Wednesday, December 16, 2015
“This book will help you flourish.” Review by Simon and Schuster.
With this unprecedented promise, internationally esteemed psychologist Martin Seligman begins Flourish, his first book in ten years—and the first to present his dynamic new concept of what well-being really is. Traditionally, the goal of psychology has been to relieve human suffering, but the goal of the Positive Psychology movement, which Dr. Seligman has led for fifteen years, is different—it’s about actually raising the bar for the human condition.
Flourish builds on Dr. Seligman’s game-changing work on optimism, motivation, and character to show how to get the most out of life, unveiling an electrifying new theory of what makes a good life—for individuals, for communities, and for nations. In a fascinating evolution of thought and practice, Flourish refines what Positive Psychology is all about.
While certainly a part of well-being, happiness alone doesn’t give life meaning. Seligman now asks, What is it that enables you to cultivate your talents, to build deep, lasting relationships with others, to feel pleasure, and to contribute meaningfully to the world? In a word, what is it that allows you to flourish? “Well-being” takes the stage front and center, and Happiness (or Positive Emotion) becomes one of the five pillars of Positive Psychology, along with Engagement, Relationships, Meaning, and Accomplishment—orPERMA, the permanent building blocks for a life of profound fulfillment.
Thought-provoking in its implications for education, economics, therapy, medicine, and public policy—the very fabric of society—Flourish tells inspiring stories of Positive Psychology in action, including how the entire U.S. Army is now trained in emotional resilience; how innovative schools can educate for fulfillment in life and not just for workplace success; and how corporations can improve performance at the same time as they raise employee well-being.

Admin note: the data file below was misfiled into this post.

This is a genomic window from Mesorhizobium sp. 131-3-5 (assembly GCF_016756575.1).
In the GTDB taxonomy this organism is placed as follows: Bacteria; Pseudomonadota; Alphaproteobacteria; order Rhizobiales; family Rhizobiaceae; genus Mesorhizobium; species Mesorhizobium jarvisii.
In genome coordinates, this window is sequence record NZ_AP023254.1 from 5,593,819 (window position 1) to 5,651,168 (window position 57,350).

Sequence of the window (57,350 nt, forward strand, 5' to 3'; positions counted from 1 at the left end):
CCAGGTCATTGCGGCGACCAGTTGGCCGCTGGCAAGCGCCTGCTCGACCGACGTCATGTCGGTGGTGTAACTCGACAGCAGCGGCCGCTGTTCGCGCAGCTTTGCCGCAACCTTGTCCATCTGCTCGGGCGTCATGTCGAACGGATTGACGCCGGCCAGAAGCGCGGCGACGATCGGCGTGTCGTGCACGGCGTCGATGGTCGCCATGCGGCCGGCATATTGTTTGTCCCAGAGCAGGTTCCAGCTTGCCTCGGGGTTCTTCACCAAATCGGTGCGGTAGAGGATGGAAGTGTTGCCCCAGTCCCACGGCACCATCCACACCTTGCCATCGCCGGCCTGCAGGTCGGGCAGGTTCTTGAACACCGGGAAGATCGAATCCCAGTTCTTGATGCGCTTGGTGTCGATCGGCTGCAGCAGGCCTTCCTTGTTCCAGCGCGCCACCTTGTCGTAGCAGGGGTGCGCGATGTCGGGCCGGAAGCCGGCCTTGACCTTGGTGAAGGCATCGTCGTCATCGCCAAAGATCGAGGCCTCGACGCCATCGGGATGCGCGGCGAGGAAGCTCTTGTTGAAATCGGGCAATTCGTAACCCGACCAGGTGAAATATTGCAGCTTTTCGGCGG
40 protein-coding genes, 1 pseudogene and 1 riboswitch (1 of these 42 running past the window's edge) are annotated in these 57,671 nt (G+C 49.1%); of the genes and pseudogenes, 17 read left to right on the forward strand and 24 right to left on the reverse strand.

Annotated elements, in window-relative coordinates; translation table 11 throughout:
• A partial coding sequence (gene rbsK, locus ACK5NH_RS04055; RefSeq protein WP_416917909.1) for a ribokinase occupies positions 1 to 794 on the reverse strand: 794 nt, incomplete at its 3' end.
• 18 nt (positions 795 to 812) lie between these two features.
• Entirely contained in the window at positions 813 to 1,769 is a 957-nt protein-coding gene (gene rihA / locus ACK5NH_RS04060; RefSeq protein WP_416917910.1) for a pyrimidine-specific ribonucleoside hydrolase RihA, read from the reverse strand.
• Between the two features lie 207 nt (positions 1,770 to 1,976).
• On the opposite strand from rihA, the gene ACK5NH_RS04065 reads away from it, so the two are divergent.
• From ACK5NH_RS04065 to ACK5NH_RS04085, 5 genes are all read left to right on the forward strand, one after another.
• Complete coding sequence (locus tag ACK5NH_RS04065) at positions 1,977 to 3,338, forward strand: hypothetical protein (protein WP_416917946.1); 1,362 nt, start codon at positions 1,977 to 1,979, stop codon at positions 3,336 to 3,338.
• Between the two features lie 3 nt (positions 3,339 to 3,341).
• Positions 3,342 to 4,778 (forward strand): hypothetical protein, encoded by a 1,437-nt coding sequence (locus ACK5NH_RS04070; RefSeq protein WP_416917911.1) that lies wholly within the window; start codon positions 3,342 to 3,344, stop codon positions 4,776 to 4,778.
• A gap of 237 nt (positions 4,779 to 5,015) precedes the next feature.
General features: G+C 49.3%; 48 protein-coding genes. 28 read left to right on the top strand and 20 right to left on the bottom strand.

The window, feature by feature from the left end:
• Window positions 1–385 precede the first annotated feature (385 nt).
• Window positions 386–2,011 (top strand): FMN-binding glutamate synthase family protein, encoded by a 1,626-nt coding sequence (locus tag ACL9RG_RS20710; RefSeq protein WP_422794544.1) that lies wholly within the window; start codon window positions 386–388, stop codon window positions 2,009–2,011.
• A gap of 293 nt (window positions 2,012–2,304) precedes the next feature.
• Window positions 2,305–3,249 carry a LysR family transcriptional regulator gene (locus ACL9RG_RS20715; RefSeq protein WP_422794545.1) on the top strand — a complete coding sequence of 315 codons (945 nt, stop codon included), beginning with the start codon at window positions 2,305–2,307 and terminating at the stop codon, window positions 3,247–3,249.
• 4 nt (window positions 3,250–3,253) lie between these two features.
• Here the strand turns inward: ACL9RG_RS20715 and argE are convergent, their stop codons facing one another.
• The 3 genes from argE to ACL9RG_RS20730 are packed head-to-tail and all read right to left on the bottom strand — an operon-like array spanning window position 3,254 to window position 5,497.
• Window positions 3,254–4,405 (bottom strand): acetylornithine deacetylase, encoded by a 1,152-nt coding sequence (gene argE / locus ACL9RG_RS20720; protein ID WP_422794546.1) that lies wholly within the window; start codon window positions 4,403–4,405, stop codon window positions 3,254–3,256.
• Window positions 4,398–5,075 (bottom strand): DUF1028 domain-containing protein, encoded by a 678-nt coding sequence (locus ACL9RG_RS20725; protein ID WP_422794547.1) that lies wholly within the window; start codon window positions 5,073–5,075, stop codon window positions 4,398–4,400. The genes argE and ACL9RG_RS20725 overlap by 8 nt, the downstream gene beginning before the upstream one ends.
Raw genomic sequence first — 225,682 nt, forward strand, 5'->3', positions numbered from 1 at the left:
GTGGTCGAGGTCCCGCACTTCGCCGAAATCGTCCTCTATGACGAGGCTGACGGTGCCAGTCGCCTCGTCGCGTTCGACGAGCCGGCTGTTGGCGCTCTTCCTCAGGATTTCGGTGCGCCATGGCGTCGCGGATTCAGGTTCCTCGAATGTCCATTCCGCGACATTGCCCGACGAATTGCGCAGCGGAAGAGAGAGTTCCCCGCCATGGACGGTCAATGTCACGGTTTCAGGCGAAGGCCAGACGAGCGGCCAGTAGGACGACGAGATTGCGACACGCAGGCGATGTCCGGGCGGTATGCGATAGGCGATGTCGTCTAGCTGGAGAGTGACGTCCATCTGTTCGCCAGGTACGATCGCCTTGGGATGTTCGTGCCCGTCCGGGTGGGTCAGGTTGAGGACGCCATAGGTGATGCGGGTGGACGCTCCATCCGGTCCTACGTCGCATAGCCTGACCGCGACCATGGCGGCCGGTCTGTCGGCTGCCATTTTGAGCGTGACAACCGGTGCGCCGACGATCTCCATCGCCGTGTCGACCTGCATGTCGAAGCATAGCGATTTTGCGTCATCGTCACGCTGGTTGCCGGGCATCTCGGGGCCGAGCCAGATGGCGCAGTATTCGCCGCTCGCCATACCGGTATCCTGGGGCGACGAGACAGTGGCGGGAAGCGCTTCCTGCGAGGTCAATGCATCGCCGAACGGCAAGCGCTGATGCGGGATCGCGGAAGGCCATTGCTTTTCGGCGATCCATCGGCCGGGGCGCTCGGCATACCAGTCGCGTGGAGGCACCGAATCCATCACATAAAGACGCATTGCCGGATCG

With interactive exercises to help readers explore their own attitudes and aims, Flourish is a watershed in the understanding of happiness as well as a tool for getting the most out of life. On the cutting edge of a science that has changed millions of lives, Dr. Seligman now creates the ultimate extension and capstone of his bestselling classics, Authentic Happiness and Learned Optimism.
Monday, December 14, 2015
Guest post by Connie Davis
In my continuing quest to understand human behavior, I’ve become interested in positive psychology. It started when a classmate of my daughter’s posted this video to Facebook. It introduced me to two very interesting things. TED and Positive Psychology, both of which are worth exploring.
Martin Seligman had the same idea as the MacArthur Foundation’s Successful Aging project: instead of studying the problems, let’s study what is working and see if you can teach that to others. Flourish is Seligman’s update to his first book, Authentic Happiness. His idea has grown from promoting happiness to helping people flourish. I’ve also been reading about strengths based therapeutic approaches, a familiar concept in geriatrics, where it is thought of in a more functional way..
Here is a brief tour of the book. The first chapter describes well-being and its growth from Seligman’s original ideas about happiness. Readers are introduced to techniques that are used to create happiness, such as the gratitude visit, what-went-well and understanding personal strengths. (my top three are Curiosity and Intellect, Appreciation of Beauty and Excellence and Love of Learning. Sounds spot on. Among my lowest strengths are Caution/Prudence/Discretion (yes, I do go hiking alone and sometimes make decisions too fast), and Citizenship/Teamwork/Loyalty (hence the recent purchase of two books on teamwork and two community meetings to volunteer for local causes).
The book goes on to cover the effectiveness of medications for mood and then begins a tour of ways to apply positive psychology. Education, the Army and physical health are covered. Of course one of my interests is in physical health but I see the possibility of introducing positive psychology in education and hope that these approaches may be an antidote to historical trauma and adverse childhood events. The book closes with a chapter of the politics and economics of well-being.
I’ve signed up for studies through the U Penn program and read the research with interest. As I was reading Flourish, I completed some of the questionnaires and exercises to improve well-being. I haven’t quite developed some of the techniques into habits, but I see potential.
I’m very curious about positive psychology in health care and hope to learn more!